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June 13, 1962


Appeal No. 1, April T., 1962 from judgment of Court of Common Pleas of Allegheny County, Jan. T., 1957, No. 483, in case of Betty J. Hartman v. Thomas Paul Gieraltowski. Judgment reversed.


Edward O. Spotts, for appellant.

H. N. Rosenberg, with him Rosenberg and Rosenberg, for appellee.

Before Rhodes, P.j., Ervin, Wright, Woodside, Watkins, Montgomery, and Flood, JJ.

Author: Watkins

[ 198 Pa. Super. Page 317]


This is an appeal from a judgment of the Court of Common Pleas of Allegheny County, entered on a jury's verdict in favor of the defendant-appellee, Thomas Paul Gieraltowski, and against the plaintiffs, Betty J. Hartman, the appellant, and William L. Stanley, in a trespass

[ 198 Pa. Super. Page 318]

    action growing out of an automobile collision; and from the order of the court below refusing a new trial.

The action arose from a rear-end collision that took place March 26, 1956 on East Ohio Street, near its intersection with Heinz Street in the City of Pittsburgh, Pennsylvania. The record shows the Ford automobile of the plaintiffs was stopped in the curb lane, while travelling westwardly on East Ohio Street behind another automobile, when it was struck from behind by the automobile operated by the defendant. At the time of the accident the plaintiff, now Betty J. Hartman, was Betty J. Stanley, wife of William L. Stanley, occupied the front seat of the car with her husband.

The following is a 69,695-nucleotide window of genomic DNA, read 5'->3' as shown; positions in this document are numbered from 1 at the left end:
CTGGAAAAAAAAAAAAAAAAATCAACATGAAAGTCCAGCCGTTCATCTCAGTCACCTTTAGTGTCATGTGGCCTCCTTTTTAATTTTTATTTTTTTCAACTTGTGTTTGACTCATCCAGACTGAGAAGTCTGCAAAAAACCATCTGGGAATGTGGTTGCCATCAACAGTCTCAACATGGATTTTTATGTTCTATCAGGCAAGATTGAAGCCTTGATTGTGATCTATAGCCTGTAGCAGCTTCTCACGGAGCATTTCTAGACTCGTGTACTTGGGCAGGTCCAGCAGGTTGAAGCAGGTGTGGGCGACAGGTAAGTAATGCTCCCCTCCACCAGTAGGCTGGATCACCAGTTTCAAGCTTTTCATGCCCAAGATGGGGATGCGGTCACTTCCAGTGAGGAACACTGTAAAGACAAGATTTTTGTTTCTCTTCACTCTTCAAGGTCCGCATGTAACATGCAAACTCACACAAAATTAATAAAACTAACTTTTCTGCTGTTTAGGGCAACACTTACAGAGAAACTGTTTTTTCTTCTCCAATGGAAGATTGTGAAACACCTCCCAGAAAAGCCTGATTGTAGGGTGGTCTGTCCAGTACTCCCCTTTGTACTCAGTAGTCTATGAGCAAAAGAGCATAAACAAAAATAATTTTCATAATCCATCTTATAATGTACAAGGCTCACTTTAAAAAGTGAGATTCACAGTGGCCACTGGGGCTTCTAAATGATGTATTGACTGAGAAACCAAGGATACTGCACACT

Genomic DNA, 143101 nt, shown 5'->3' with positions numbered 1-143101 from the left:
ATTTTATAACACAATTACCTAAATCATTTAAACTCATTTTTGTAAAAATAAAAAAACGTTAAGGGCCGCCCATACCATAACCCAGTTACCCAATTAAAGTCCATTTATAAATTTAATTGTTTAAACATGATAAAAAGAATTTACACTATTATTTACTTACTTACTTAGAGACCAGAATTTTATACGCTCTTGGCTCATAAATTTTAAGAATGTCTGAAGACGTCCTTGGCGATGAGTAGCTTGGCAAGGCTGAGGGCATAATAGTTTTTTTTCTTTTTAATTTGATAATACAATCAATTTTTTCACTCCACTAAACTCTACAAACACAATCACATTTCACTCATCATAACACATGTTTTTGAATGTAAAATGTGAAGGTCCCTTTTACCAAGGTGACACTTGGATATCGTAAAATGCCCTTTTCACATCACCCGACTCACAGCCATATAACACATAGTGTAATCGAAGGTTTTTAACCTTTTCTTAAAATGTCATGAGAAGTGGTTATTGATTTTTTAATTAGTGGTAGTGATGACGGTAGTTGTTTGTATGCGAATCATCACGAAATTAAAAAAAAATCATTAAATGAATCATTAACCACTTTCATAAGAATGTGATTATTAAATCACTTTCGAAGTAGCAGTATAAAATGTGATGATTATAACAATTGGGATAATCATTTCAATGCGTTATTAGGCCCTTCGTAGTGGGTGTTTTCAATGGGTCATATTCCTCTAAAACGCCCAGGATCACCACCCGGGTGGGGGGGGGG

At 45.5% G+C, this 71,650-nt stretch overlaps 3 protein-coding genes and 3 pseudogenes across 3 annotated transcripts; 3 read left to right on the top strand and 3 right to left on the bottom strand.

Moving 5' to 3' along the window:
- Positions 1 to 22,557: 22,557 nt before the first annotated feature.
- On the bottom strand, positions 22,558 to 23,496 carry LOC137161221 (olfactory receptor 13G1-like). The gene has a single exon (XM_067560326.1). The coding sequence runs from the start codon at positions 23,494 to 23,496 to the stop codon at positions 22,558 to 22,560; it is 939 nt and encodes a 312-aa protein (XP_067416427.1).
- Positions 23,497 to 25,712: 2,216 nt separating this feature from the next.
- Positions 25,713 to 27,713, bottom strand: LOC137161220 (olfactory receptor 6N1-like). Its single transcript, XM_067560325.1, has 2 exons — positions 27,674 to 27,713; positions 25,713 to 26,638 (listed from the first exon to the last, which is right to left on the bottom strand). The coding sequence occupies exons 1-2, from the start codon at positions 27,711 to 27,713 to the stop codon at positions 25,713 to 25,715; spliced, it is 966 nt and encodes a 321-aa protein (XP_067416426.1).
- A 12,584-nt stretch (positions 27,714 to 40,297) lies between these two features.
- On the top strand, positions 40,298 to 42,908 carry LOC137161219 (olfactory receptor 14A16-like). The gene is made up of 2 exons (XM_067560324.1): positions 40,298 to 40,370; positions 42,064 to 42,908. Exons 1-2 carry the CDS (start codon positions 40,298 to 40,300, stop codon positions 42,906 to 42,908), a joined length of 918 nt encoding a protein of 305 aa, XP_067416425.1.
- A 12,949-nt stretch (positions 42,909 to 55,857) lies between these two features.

The car was stopped in plain view of the defendant's oncoming car, and while he traveled a city block approaching it. He testified that he was travelling about 20 to 25 miles per hour as he approached the intersection. He further testified that when he attempted to apply his foot brake, at least four car lengths away, the brake would not hold; that he had no prior notice of the defect in the brakes; that if they had been working he would have had sufficient time to stop. He further testified that he could not turn into the east-bound lane because of oncoming traffic; and that when he found his foot brake had failed "went for my emergency brake and it seemed like that was jammed so it wouldn't come out at all, so I figured maybe I will try hopping the curb. So when I hit - The curb was too high, so when I hit the curb - Meanwhile I was putting it in second gear and it slowed me down some, I was going about 10 miles an hour, and when I hit the curb it threw me over to the other car."